An electrical engineer and physicist, Poteat joined the CIA’s Office of Scientific Intelligence in 1959. He went on to serve in the Directorate of Science and Technology and the National Reconnaissance Office, and was technical director of the Navy’s Special Programs Office.
During the early 1960s he worked at Area 51, the classified installation 90 miles north of Las Vegas, testing the abilities of high-tech U.S. aircraft against Soviet radar.
The complex of hangars and a lengthy runway along the Groom Dry Lake bed became ground zero in the Cold War as the United States launched an effort based on “national technical means” to counter the communists’ advantage in human spies.
The CIA’s scientists learned so much about the Soviet Union’s radar that they could even make their adversaries see things that weren’t there.
“We built a spoofing device that could send an electronic ‘airplane’ into Soviet radar,’’ he explained. “We could change the size of that electronic target to make it as big as a B-52 bomber or as small as a bird, and anything in between.”
In a 1999 paper, “Engineering in the CIA,” Poteat described a Project Palladium test of Havana’s Soviet-made air defense system that was so convincing it made a Cuban fighter pilot see things that were never there.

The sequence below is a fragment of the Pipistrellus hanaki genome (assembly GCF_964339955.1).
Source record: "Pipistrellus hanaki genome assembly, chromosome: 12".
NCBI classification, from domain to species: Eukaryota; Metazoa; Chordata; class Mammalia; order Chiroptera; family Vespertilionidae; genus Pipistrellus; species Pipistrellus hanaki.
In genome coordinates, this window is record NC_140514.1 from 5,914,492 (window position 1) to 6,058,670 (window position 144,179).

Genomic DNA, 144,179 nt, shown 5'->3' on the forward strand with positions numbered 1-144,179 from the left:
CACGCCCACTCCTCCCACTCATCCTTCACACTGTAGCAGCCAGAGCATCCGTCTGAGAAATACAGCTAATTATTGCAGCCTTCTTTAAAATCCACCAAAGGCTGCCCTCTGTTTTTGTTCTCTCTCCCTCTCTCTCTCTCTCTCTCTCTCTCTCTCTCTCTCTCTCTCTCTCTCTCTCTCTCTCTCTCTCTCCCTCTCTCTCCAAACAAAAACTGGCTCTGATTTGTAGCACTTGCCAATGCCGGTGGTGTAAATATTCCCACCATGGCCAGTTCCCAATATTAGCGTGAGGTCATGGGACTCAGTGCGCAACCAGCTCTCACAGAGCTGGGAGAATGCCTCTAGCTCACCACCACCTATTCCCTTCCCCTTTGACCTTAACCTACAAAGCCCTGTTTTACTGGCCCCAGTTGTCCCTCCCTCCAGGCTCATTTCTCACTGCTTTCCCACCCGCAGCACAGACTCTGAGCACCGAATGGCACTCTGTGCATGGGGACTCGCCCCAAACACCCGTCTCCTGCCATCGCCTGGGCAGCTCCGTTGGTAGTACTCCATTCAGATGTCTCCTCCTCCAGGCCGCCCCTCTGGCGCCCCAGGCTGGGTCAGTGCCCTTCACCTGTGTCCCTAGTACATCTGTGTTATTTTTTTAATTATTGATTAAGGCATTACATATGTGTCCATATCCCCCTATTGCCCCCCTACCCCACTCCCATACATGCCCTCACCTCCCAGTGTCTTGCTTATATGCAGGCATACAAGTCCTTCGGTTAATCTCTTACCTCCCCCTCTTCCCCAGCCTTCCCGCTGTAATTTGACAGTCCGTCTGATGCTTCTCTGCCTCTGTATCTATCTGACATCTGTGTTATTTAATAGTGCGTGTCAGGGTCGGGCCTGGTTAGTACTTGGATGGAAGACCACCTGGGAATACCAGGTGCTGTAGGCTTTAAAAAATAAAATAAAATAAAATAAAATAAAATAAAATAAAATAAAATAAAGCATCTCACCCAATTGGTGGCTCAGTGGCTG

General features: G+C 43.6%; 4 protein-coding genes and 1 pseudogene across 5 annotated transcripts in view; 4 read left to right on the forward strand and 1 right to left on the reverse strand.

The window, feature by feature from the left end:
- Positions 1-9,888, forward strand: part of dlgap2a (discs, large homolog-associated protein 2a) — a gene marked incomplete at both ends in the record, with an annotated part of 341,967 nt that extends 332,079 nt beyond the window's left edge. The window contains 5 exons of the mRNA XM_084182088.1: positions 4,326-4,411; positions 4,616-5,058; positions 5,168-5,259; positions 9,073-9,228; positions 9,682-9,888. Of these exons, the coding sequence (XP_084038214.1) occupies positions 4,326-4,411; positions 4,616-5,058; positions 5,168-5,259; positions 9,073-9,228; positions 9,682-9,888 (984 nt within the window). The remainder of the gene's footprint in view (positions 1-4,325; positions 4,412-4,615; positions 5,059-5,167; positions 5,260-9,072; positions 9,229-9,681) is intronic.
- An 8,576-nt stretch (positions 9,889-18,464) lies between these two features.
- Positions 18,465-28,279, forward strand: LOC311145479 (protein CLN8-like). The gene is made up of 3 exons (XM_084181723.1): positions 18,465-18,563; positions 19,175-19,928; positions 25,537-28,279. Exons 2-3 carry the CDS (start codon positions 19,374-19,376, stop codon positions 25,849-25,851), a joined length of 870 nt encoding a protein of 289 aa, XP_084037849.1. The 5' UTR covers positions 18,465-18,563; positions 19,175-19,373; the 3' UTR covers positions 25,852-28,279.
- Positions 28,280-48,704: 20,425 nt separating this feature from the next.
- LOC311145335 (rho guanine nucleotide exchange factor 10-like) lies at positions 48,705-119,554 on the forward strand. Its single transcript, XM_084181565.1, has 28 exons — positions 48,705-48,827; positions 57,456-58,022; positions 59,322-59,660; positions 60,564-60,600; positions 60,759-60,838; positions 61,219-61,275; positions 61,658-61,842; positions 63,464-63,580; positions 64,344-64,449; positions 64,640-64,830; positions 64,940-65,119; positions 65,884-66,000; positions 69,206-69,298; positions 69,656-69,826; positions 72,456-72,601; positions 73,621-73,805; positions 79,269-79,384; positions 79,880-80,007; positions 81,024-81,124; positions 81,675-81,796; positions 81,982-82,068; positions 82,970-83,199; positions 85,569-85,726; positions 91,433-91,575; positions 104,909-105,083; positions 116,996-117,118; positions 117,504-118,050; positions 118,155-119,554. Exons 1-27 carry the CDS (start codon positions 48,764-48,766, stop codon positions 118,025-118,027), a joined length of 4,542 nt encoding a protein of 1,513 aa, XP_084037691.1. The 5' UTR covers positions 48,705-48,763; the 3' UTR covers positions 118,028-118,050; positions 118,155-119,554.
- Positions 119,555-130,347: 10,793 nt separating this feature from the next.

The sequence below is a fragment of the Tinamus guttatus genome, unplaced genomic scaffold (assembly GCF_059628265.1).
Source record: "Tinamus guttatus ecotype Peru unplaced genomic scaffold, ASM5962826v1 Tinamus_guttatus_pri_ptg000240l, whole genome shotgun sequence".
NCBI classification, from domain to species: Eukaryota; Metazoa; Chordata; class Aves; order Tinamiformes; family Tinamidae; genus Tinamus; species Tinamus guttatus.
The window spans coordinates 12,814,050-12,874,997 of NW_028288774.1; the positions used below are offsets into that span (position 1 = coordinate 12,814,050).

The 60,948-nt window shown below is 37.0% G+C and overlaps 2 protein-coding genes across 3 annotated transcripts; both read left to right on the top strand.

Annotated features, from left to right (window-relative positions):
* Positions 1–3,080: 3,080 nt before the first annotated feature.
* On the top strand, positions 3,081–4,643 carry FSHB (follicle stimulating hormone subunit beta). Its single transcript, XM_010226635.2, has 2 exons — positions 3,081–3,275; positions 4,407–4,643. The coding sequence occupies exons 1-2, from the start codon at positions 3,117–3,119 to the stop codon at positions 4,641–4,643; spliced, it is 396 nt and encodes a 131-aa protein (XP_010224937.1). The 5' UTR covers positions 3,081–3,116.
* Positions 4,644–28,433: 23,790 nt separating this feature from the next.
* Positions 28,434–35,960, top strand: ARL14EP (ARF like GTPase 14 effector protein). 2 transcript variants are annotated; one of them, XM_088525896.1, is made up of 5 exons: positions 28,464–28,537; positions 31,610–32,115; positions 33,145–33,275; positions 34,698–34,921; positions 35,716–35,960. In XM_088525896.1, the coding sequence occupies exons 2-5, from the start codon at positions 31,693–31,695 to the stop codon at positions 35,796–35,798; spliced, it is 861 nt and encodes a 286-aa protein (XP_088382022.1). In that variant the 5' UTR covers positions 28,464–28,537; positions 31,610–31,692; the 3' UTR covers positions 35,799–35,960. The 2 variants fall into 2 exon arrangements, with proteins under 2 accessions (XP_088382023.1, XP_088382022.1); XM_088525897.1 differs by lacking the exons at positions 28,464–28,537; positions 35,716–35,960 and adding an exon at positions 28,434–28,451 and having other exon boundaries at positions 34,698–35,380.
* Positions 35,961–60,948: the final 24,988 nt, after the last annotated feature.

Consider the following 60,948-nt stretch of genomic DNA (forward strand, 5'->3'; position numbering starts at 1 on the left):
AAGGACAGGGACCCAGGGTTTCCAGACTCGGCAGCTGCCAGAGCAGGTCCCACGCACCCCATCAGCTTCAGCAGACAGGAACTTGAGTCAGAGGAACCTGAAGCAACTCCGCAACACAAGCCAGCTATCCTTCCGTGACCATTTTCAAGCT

“We had no trouble in manipulating the Palladium system controls to keep our ghost aircraft just ahead of the pursuing Cuban fighters. … (We) heard the Cuban pilot radio his controllers that he had the intruding aircraft in sight and was about to make a firing pass to shoot it down …”
No shots were fired, though. A CIA engineer shut down the system, making the intruder vanish.
EFFECT OF INTELLIGENCE
At Area 51’s outdoor laboratory, scientists would hone the shape, color and materials for spy planes such as the A-12 to reduce its radar signature by as much as 90 percent. They mounted models of aircraft on poles and towers to make cross-sectional assessments of their radar signatures.
“They took a full-size airplane and turned it upside down on a spike and tilted it over, the whole airplane. Then we had ground-based radars over here to see how to minimize the signature,” Poteat said.
Evidence collected by CIA spy planes was critical in ending the Cuban missile crisis, Poteat said.
Reconnaissance photos of missile launch sites in Cuba, combined with technical data collected by agents on the ground in the Soviet Union, gave Kennedy definitive information that guided efforts to avert a nuclear exchange, Poteat explained.
“The Cold War never got fought for a reason,” Poteat said. “I think that knowledge that came from intelligence kept the Cold War from getting hot.”
But it’s heating up again, Poteat said, pointing to a recent international incident that he considers an example of Russia’s continuing Cold War mentality, the 2010 crash near Smolensk, Russia, of a Tu-154 jetliner that killed Polish President Lech Kaczynski and 95 other top government officials.
Poteat said investigators found traces of explosives in the wreckage, an indication that Russian officials might have conspired to cause the crash.
Though a joint Russian-Polish investigation later found no foul play, Poteat stands his ground.
“If you know the murderous history of the Soviets and communists, that’s how they solve their problems,” he said.
Contact reporter Keith Rogers at
firstname.lastname@example.org or 702-383-0308.